Sunday, December 31, 2017

Making Toy Grasshoppers

These grasshoppers (and ones like them) have been a real go to gift for me over the last few years. Simple to make and really satisfying to finish. You can knock a few of them out over a weekend and are a great project that doesn't require any special tools or complicated techniques and jigs.

So before I share a few tips, here is my backstory with this toy.

The first one I saw was when I was in college. There was a Christmas craft show set up in the Student Union Building and I purchased one for my niece. I really liked how the legs moved and the classic look it had. (This was during the time I thought I'd never want anything to do with wood working or power tools...aka my "Idiot Years.")

So fast forward 20 something years and I acquire odds and ends of tools, a little experience and a mini library of toy making books. One of them is Jim Makowicki's Making Heirloom Toys. It is a great book with easy to follow illustrations. One of the plans is for this grasshopper. All of my grasshopper are pretty much straight forward from those plans. I highly recommend that you pick up a copy if you want to make some of these.

I'm not going to include a plan here since I've followed Makiwicki's plans for all the ones I have made. If you want to make one and don't have or aren't going to get the book, give this video and download on the Wood Whisper site a look. It is a little different but the same basic idea.

I do a couple of things differently than Mr Makiwicki does. Namely:
  • No antennae 
  • No pull string.
  • For the through holes in the legs, I use a 15/64" bit
  • For the stopped holes in the leg, wheel and body, I use a 7/32" bit
I changed the hole sizes to be a better fit for the pegs I use. The lack of antennae and string are because I like to keep it 100% wood. That's just me.

The "through" holes need to be loose enough to allow the leg to pivot around the peg. The others holes are "stops" that the peg needs to seat firmly and be glued into. My latest batch of pegs needed to be trimmed to length but fit nicely in the leg holes. I found that making a die and checking the pegs beforehand was a big help. If the peg is a little thick, forcing it into and back out of the proper sizing hole saved a lot of sanding and hassle.

The pegs and wheels are purchased from Woodworks Ltd. The pegs are about a nickle apiece and are solid. YES, I could make them but they wouldn't be as nice or as cost effective.

As with making all toys (and maybe all woodworking for that matter) the big time sink is in setups and not so much in cutting. After I made my first one of these I realized that going forward it was silly not to make at least two at a time whenever I was making them. Besides only having one setup on the drill-press and bandsaw, it also lets you get into a rhythm.

So, I've probably made and given away eight or ten of these over the last few years. Several of them to charity auctions. The first few I did I just used a piece of construction 2x4 for the body and painted it with craft store acrylics and then coated with spray gloss acrylic. They come out nice and really have that toy "vibe" about them.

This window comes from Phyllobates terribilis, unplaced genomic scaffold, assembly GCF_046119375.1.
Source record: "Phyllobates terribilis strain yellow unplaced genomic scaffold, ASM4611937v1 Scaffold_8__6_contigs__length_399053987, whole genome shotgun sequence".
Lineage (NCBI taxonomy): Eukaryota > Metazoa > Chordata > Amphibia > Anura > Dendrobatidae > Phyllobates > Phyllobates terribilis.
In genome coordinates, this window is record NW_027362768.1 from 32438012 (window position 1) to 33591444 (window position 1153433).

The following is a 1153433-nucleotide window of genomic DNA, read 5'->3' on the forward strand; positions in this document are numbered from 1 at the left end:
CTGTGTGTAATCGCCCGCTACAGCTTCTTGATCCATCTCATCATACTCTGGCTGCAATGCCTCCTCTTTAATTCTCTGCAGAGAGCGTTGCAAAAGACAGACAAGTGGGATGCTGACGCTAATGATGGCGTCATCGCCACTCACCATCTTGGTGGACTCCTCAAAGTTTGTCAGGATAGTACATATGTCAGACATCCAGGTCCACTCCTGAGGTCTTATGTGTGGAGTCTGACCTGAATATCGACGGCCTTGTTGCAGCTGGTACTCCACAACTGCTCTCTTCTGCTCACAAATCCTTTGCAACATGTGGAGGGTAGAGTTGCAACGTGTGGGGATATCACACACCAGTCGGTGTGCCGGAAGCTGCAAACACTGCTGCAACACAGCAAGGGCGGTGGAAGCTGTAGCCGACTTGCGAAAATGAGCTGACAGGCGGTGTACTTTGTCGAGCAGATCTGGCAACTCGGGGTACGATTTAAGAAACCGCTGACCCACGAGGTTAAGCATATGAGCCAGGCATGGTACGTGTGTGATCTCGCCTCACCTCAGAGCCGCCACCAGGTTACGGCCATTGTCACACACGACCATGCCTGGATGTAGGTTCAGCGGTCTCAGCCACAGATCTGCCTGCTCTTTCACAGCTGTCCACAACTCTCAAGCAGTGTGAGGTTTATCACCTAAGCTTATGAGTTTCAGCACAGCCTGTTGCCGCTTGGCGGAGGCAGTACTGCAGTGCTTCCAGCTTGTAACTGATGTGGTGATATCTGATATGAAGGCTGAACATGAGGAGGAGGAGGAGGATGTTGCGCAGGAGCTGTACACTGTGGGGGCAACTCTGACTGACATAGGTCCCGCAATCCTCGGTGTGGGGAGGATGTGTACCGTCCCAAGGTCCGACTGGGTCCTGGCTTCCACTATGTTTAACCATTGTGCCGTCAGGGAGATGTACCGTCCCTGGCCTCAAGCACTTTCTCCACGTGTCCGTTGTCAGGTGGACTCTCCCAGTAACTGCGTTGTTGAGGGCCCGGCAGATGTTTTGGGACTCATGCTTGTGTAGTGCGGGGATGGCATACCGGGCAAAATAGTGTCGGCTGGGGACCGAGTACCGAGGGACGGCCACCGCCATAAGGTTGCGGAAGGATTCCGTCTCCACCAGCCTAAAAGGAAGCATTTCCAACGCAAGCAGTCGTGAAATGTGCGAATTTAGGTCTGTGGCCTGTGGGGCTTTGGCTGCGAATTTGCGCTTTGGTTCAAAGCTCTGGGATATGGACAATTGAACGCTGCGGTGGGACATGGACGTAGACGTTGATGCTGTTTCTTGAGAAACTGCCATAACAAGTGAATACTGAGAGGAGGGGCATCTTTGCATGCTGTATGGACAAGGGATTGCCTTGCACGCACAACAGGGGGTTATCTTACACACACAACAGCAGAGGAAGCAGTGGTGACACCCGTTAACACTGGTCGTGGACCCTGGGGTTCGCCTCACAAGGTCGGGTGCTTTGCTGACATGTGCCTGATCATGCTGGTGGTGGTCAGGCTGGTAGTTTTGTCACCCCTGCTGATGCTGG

Since I lack imagination, my painted grasshoppers have always been green. In my non-creative skull, grasshoppers are like tanks. They need to be green... or camouflaged. Otherwise, we are just living in Cloud Cuckoo Land.

Over time when I got some nicer wood (in this case maple for the body and red oak for the legs) I finished them with mineral oil and beeswax. I love working with that stuff. Besides the fact that I whipped up a 1/2 quart or so of the stuff for next to nothing, I love that it is non-toxic, actually smells nice (almost like honey if you ask me) and is super forgiving.

Here it is half applied to a piece of maple. You can see the warmth it adds. However, it isn't a stain. The oil penetrates and preserves the wood but it isn't going to protect the way a hardcore finish will. The trade-off of a great look, feel, added safety and ease of use all make it a good choice for me. Lots of places to find the formula and safety tips on the web but I found mine on a Wood Toymaker video link here.


The eyes are 1" dowels. Since I don't have a lathe,  I "turn" them using my stationary belt sander. I'll take a long length of 1" dowel, hold it it at angle against the belt sander and keep spinning it in my hands while changing the angle slightly. Keep you hands away from the belt and have the dowel facing "down stream" so it won't catch on the belt. It only take a minute of so and you have a rounded-ish end. I usually finish the rounding with a palm sander. Then you just cut it to length. I've experiment with Danish Oil, black paint and just the beeswax and mineral oil finish on the unpainted grasshoppers. All seem fine. Whatever works.

Speaking of works... here are a couple of them being tested out:


So there you go. Again, these are easy to make and make wonderful gifts. I recommend picking up a copy of Jim Makowicki's Making Heirloom Toys but if you search for plans on the internet, they can be found along with design ideas if you want to give creating a design of your own a shot.

Last tip - It never hurts to have another set of eyes (and paws) to make sure everything is coming together properly. All those parts aren't gonna knock themselves on to the floor.






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Just Saying...

While we don’t necessarily need more objects, we just might benefit from more making.
- John Dunnigan

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Regular guy who likes to make stuff who lives with a very patient wife, three daughters and three cats.